Ghana to miss out on SDG 6 if… Experts warned

Stakeholders in the Water, Sanitation and Hygiene Sector (WASH) have hinted the Ghana is likely to miss out on the Sustainable Development Goal 6, if consented efforts are not made to address the increasing rate of water pollution and destructions.

According to them the upsurge in: illegal mining, application of pesticides, fertilisers and insecticides, dumping of refuse in and along water bodies is a worry which requires multi-sectorial approach to nipped it.

The stakeholders made this known at a day’s engagement with the media on WASH and Water Resource Management (WRM) in Ghana last Friday, at the Coconut Groove Regency Hotel in Accra.

The media engagement forms part of the Watershed Program is a strategic partnership between the Dutch Ministry of Foreign Affairs and IRC, Simavi, Wetlands International and Akvo, working with their local partners in Ghana

Speaking at the WASH and WRM media engagement to discuss the ways to protect Ghana’s water resources, the Country Director for IRC-Ghana, the lead implementing agency of the Watershed Project in Ghana, Mrs. Vida Duti urged the stakeholders to approach water resource management as a cross-sectorial issue, since activities in agriculture, lumbering, mining, waste disposal, and open defecation, all affect the survival and quality of water in the river basins.

“If we do not protect the sources of raw water bodies, one of two things will happen: either we do not get water to drink at all, or we get water treated at an unsustainable cost,” the Country Director for IRC-Ghana noted.

She asked ‘without water, how can you be able to deliver water to everyone as the SDGs Goal 6 demand of us, which has it theme “leaving no one behind in the provision of clean water”.

If we, the private sector stakeholders, governmental organisations as well as the citizenry fail to address this eminent problem confronting us, there will soon be no water to be supply let alone to sustain it. Mrs. Duti warned.

She is therefore calling for an improvement in the governance and management of at the community levels in order to protect water sources.

WASH-WRM Financing

A Principal Officer of the Water Resources Commission (WRC) Dr. Mawuli Lumor has added his voice to numerous call central governments to increase budgetary allocation to the WASH sector.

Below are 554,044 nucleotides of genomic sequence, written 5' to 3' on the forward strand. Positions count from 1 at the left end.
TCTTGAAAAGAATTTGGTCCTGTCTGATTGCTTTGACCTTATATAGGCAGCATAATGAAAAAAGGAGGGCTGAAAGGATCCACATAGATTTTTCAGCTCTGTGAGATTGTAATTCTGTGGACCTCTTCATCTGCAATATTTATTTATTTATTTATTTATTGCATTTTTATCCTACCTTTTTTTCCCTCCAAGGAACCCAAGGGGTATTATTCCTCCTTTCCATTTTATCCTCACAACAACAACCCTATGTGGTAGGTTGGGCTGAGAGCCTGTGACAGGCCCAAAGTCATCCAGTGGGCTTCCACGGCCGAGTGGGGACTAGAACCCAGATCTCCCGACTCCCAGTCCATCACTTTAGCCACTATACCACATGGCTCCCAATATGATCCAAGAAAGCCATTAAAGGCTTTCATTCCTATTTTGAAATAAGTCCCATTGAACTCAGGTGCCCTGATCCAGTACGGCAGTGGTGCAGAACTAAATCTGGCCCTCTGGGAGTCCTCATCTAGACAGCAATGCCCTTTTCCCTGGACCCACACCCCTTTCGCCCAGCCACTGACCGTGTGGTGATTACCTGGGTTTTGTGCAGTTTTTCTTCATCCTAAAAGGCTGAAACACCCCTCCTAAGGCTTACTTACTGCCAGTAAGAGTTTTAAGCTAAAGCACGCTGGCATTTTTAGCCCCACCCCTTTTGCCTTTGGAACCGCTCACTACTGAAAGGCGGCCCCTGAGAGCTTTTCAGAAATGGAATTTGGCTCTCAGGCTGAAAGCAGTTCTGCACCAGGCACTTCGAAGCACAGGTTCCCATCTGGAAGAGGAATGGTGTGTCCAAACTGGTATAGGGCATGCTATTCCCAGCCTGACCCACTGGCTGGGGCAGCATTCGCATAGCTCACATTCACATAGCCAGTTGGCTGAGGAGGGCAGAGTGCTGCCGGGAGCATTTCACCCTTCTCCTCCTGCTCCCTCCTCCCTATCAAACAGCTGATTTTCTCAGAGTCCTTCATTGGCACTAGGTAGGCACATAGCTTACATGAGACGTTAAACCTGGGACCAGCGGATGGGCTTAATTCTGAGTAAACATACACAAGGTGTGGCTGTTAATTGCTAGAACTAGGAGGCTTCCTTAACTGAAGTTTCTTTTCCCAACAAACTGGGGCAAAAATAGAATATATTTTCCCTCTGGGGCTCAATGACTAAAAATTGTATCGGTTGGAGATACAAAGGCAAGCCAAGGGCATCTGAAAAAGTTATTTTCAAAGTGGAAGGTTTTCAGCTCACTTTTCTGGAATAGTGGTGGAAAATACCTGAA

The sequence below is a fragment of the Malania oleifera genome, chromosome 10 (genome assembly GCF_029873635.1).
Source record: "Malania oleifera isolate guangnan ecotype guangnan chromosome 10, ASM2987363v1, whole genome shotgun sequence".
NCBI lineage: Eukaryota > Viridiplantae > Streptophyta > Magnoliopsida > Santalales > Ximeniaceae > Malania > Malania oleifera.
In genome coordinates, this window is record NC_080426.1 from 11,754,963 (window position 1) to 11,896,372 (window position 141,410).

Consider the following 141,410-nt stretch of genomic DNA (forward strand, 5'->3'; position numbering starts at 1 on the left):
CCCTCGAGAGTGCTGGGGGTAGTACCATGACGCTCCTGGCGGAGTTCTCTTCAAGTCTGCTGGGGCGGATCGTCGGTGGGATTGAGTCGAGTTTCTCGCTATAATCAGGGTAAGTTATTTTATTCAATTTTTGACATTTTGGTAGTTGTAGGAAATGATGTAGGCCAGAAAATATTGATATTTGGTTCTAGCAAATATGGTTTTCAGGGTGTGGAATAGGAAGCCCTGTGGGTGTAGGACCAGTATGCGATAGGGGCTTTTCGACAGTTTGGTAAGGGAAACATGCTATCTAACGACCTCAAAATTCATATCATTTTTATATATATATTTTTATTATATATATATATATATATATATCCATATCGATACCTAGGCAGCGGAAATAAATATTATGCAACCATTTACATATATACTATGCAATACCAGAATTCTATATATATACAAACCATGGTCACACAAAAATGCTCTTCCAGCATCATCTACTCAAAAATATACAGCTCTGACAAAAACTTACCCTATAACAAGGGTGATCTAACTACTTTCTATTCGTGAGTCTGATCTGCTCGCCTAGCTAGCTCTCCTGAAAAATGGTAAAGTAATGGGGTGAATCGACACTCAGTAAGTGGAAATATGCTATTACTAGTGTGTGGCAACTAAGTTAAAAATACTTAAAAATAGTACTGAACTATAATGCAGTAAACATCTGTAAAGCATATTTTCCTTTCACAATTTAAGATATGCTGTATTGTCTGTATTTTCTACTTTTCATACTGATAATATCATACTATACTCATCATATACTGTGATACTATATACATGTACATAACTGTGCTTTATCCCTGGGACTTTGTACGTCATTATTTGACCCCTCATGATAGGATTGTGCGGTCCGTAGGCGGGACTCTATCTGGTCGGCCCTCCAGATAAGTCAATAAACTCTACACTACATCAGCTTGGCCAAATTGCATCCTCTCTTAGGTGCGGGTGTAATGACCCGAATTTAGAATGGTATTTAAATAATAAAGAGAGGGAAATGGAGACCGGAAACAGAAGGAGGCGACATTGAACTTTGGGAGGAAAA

According to him inadequate financing of the sector is one of the major treat to the achievement of the SDG 6.

He has therefore proposed that the state create a dedicated financing instrument for the management of its water resources.

Dr. Lumor explained the dedicated financial source was necessary for the country to manage its water resources sustainably and be able to deliver on the SDGs 6 of leaving no one behind in the provision of clean water.

The WRC Principal Officer applauded government’s action against water pollution by illegal miners which he claimed has yielded results.

He explained further that even though the government’s action against water pollution where the military cum other state officials have been stationed at some strategic points along water river basins are laudable but was quick to add that strategy adopted by government is not sustainable looking at the huge cost involve in keeping the military task force around the river basins.

“Keeping the military task force around the river basins is an expensive business, so, it is important to have dedicated financing, either from a new tax measure or deducting a portion of mining royalties/revenue for the protection of river basins,” he noted.

Poor attitude towards Wetlands

The Project Coordinator for the Hope for Future Generation (HFFG), a non-governmental organization based in Tarkwa in the Western Region, Ms. Mercy Amokwadoh, has expressed discontent about the way people are turning wetlands into refuse damps.

According to her, aside the dumping of refuse in wetlands areas, some people are also building in such zones. These unpardonable acts being committed by some residents living around wetlands she explained was due to lack of basic understanding of water issues and the importance of wetlands.

It also emerged that most people living around water bodies do not see water as resources which needed to be protected and preserved. She stated.

Ms Amokwadoh called for attitudinal change among Ghanaians in terms of WASH, stressing that, if everyone does the right thing, the problems or poor water, sanitation and hygiene issues would be resolved and Ghana would grow.

According to the organisers of the media engagement, the event served as a venue for stakeholders to present evidence on key issues of WASH and Integrated Water Resource Management (IWRM) to inform dialogue – from the Watershed project and other allied organisations as well as to advocate for improvement in WASH and IWRM in Ghana.




Story: Franklin ASARE-DONKOH

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